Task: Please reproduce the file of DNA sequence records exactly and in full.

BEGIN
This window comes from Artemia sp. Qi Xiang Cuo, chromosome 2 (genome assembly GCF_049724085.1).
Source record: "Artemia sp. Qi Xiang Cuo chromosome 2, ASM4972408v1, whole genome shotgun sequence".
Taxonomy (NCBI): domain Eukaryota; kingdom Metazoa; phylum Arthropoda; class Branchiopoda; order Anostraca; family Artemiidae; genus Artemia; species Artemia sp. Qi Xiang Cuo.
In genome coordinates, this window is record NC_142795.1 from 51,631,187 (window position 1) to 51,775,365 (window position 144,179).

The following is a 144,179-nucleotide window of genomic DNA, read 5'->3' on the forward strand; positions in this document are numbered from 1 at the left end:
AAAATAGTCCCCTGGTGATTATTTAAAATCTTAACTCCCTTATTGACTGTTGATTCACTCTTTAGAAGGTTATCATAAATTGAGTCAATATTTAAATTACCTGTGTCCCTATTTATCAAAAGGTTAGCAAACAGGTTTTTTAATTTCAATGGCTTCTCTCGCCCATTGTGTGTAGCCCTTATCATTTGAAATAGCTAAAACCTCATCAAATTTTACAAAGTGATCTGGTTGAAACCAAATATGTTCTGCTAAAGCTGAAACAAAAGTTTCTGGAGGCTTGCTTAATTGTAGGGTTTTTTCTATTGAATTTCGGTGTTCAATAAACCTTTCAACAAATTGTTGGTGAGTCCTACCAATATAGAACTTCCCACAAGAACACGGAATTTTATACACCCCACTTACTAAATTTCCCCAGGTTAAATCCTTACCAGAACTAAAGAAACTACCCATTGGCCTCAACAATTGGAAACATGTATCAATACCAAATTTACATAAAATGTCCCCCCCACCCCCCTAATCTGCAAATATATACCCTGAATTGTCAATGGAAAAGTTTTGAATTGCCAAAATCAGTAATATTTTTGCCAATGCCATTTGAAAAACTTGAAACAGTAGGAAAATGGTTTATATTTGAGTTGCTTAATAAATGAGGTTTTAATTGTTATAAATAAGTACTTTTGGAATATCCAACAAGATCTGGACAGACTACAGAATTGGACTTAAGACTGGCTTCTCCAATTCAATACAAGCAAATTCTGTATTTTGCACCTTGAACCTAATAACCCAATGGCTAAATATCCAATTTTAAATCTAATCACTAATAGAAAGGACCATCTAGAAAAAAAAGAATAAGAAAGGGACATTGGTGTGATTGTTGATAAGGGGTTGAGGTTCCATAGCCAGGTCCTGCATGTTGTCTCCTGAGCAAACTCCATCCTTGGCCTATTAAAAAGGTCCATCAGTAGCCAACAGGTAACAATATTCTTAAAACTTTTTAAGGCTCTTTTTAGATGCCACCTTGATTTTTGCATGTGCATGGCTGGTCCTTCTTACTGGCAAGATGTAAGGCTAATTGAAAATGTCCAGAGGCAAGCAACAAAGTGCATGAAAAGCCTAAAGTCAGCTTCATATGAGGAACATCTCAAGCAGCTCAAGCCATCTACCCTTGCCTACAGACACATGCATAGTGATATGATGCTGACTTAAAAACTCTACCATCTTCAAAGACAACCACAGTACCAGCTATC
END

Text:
This window comes from Artemia sp. Qi Xiang Cuo, chromosome 2 (genome assembly GCF_049724085.1).
Source record: "Artemia sp. Qi Xiang Cuo chromosome 2, ASM4972408v1, whole genome shotgun sequence".
Taxonomy (NCBI): domain Eukaryota; kingdom Metazoa; phylum Arthropoda; class Branchiopoda; order Anostraca; family Artemiidae; genus Artemia; species Artemia sp. Qi Xiang Cuo.
In genome coordinates, this window is record NC_142795.1 from 51,631,187 (window position 1) to 51,775,365 (window position 144,179).

The following is a 144,179-nucleotide window of genomic DNA, read 5'->3' on the forward strand; positions in this document are numbered from 1 at the left end:
AAAATAGTCCCCTGGTGATTATTTAAAATCTTAACTCCCTTATTGACTGTTGATTCACTCTTTAGAAGGTTATCATAAATTGAGTCAATATTTAAATTACCTGTGTCCCTATTTATCAAAAGGTTAGCAAACAGGTTTTTTAATTTCAATGGCTTCTCTCGCCCATTGTGTGTAGCCCTTATCATTTGAAATAGCTAAAACCTCATCAAATTTTACAAAGTGATCTGGTTGAAACCAAATATGTTCTGCTAAAGCTGAAACAAAAGTTTCTGGAGGCTTGCTTAATTGTAGGGTTTTTTCTATTGAATTTCGGTGTTCAATAAACCTTTCAACAAATTGTTGGTGAGTCCTACCAATATAGAACTTCCCACAAGAACACGGAATTTTATACACCCCACTTACTAAATTTCCCCAGGTTAAATCCTTACCAGAACTAAAGAAACTACCCATTGGCCTCAACAATTGGAAACATGTATCAATACCAAATTTACATAAAATGTCCCCCCCACCCCCCTAATCTGCAAATATATACCCTGAATTGTCAATGGAAAAGTTTTGAATTGCCAAAATCAGTAATATTTTTGCCAATGCCATTTGAAAAACTTGAAACAGTAGGAAAATGGTTTATATTTGAGTTGCTTAATAAATGAGGTTTTAATTGTTATAAATAAGTACTTTTGGAATATCCAACAAGATCTGGACAGACTACAGAATTGGACTTAAGACTGGCTTCTCCAATTCAATACAAGCAAATTCTGTATTTTGCACCTTGAACCTAATAACCCAATGGCTAAATATCCAATTTTAAATCTAATCACTAATAGAAAGGACCATCTAGAAAAAAAAGAATAAGAAAGGGACATTGGTGTGATTGTTGATAAGGGGTTGAGGTTCCATAGCCAGGTCCTGCATGTTGTCTCCTGAGCAAACTCCATCCTTGGCCTATTAAAAAGGTCCATCAGTAGCCAACAGGTAACAATATTCTTAAAACTTTTTAAGGCTCTTTTTAGATGCCACCTTGATTTTTGCATGTGCATGGCTGGTCCTTCTTACTGGCAAGATGTAAGGCTAATTGAAAATGTCCAGAGGCAAGCAACAAAGTGCATGAAAAGCCTAAAGTCAGCTTCATATGAGGAACATCTCAAGCAGCTCAAGCCATCTACCCTTGCCTACAGACACATGCATAGTGATATGATGCTGACTTAAAAACTCTACCATCTTCAAAGACAACCACAGTACCAGCTATC